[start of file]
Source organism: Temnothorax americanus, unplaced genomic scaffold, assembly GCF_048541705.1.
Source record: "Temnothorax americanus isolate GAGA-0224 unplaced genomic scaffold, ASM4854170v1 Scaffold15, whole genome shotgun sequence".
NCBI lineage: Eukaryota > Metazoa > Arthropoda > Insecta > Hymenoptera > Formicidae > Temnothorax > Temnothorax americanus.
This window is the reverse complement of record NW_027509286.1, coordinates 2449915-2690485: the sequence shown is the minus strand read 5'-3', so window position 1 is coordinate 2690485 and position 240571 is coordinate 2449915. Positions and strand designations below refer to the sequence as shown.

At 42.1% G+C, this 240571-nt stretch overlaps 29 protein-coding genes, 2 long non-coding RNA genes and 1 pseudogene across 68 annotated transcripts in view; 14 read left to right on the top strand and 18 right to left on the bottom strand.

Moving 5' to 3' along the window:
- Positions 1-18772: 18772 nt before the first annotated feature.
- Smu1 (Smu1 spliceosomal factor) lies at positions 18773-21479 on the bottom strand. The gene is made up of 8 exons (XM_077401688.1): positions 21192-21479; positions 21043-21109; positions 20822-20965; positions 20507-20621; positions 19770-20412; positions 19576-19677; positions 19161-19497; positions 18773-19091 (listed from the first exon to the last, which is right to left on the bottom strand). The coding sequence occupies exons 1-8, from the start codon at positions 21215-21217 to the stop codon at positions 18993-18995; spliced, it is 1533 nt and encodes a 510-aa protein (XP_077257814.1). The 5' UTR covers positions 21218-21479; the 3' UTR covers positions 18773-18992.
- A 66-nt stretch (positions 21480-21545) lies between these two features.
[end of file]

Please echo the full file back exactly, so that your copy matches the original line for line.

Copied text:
Source organism: Temnothorax americanus, unplaced genomic scaffold, assembly GCF_048541705.1.
Source record: "Temnothorax americanus isolate GAGA-0224 unplaced genomic scaffold, ASM4854170v1 Scaffold15, whole genome shotgun sequence".
NCBI lineage: Eukaryota > Metazoa > Arthropoda > Insecta > Hymenoptera > Formicidae > Temnothorax > Temnothorax americanus.
This window is the reverse complement of record NW_027509286.1, coordinates 2449915-2690485: the sequence shown is the minus strand read 5'-3', so window position 1 is coordinate 2690485 and position 240571 is coordinate 2449915. Positions and strand designations below refer to the sequence as shown.

At 42.1% G+C, this 240571-nt stretch overlaps 29 protein-coding genes, 2 long non-coding RNA genes and 1 pseudogene across 68 annotated transcripts in view; 14 read left to right on the top strand and 18 right to left on the bottom strand.

Moving 5' to 3' along the window:
- Positions 1-18772: 18772 nt before the first annotated feature.
- Smu1 (Smu1 spliceosomal factor) lies at positions 18773-21479 on the bottom strand. The gene is made up of 8 exons (XM_077401688.1): positions 21192-21479; positions 21043-21109; positions 20822-20965; positions 20507-20621; positions 19770-20412; positions 19576-19677; positions 19161-19497; positions 18773-19091 (listed from the first exon to the last, which is right to left on the bottom strand). The coding sequence occupies exons 1-8, from the start codon at positions 21215-21217 to the stop codon at positions 18993-18995; spliced, it is 1533 nt and encodes a 510-aa protein (XP_077257814.1). The 5' UTR covers positions 21218-21479; the 3' UTR covers positions 18773-18992.
- A 66-nt stretch (positions 21480-21545) lies between these two features.